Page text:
Technical Program Manager Career Path
Technical program managers have many career advancement opportunities. These potential career advancements include:
- Staff technical program managers: These professionals focus on staffing and personnel requirements.
- Senior or principal technical program managers: These refer to technical program managers who have other tech program managers working beneath them. A principal technical program manager oversees the creation and completion of larger programs with more projects or products contained within them.
- Directors of technical program management: A director of technical program management leads entire program management departments. They report to executives or stakeholders more than other tech program managers. They oversee the large-scale programs such as company initiatives or new product campaigns
- Chief information officer or CIO. Chief information officers create new objectives and company strategic directives. They use their tech backgrounds and information understanding to determine what moves are best for their companies in terms of new programs and product launches
Product Manager Career Path
Product managers pursue many different promotions or career paths.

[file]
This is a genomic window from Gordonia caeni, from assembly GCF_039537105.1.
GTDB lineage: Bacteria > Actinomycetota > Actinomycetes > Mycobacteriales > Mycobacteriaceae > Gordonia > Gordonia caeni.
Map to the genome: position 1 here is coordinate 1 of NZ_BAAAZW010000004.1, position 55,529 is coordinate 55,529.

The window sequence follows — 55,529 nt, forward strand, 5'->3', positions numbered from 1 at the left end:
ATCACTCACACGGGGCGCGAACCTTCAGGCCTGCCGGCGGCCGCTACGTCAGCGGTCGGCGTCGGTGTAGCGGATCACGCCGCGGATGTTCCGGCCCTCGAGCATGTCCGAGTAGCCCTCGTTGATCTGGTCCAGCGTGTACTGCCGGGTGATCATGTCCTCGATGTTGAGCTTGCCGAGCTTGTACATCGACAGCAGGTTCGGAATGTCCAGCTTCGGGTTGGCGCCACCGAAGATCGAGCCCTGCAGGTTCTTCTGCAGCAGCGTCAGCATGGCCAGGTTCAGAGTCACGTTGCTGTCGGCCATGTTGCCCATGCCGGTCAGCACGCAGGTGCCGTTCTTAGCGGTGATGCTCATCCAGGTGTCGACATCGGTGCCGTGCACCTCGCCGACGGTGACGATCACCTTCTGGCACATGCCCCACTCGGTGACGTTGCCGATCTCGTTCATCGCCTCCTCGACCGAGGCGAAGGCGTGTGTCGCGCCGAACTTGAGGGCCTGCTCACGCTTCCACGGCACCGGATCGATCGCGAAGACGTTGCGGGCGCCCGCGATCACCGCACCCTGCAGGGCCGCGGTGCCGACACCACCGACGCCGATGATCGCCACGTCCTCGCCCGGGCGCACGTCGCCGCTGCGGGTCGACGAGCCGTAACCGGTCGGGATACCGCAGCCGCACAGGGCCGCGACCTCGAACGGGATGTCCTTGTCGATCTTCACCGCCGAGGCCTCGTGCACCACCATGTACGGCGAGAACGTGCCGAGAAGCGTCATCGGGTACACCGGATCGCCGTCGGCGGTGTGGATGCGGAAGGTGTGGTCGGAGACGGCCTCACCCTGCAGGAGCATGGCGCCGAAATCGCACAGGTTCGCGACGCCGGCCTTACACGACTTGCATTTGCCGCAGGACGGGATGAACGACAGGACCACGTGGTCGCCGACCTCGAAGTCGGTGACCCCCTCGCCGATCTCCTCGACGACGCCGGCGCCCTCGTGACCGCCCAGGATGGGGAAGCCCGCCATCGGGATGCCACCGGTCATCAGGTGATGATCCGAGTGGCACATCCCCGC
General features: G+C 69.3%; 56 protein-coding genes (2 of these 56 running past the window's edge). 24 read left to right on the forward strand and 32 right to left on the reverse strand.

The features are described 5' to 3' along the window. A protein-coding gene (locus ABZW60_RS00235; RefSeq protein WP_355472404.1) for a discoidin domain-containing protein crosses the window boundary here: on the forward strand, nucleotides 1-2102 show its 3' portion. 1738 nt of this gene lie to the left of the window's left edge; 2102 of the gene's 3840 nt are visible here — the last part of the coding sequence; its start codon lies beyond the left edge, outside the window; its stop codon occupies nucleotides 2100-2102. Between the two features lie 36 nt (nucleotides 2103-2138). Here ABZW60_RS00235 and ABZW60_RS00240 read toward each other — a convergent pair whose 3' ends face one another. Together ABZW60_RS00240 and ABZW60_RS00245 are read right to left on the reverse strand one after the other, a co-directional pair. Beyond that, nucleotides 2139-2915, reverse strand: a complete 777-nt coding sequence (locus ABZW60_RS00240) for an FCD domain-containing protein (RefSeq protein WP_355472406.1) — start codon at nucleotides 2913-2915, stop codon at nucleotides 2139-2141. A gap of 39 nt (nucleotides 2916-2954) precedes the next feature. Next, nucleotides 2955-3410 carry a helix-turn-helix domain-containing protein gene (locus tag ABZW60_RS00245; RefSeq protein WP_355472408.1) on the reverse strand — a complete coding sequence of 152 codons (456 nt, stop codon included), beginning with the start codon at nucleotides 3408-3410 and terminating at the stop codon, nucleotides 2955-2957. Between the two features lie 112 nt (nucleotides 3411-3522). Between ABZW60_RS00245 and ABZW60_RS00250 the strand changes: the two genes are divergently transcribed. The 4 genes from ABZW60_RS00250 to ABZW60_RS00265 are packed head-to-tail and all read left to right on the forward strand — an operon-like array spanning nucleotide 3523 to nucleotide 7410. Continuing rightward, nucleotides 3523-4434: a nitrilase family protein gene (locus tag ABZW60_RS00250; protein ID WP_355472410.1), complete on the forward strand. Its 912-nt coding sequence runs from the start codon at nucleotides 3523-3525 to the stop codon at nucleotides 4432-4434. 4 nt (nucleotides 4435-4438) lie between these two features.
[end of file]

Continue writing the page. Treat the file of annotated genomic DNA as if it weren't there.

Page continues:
Most product managers continue their careers by taking on a more senior role within product management. In said capacity, these professionals oversee more people and larger teams. They are also responsible for more important products and development lifecycles.
Next, product managers sometimes become directors of products or product development. These department heads lead all other product managers and work with technical program managers or other leaders as needed. Directors of products are responsible for setting broad goals in relation to product creation, such as deciding what kinds of products a company makes over the next year or quarter.
Some product managers become VPs of Product or similar executives. As with other promotions, these professionals take on even more responsibility and work with other executives, such as chief information officers, and directors of technical program management, to name a few.
As product managers gain increased responsibility and oversee broader projects, they also gain increased career stability. As they climb their career ladders, they become permanent fixtures of companies and direct product creation goals when organizations decide upon new products.
Technical Program Manager vs Product Manager: Key Takeaways
Technical program managers oversee the design, development, and launch of multiple products within broad programs. They ensure collaboration between departments, communicate with stakeholders and executives, and ensure that new products are both designed according to company principles and help meet strategic objectives.
Product managers oversee the design, development, and launch of specific products. They are product experts for their assigned projects and handle all hurdles encountered during the building phase. Product managers report to technical program managers in many cases. Both of these professions play important roles within modern IT organizations.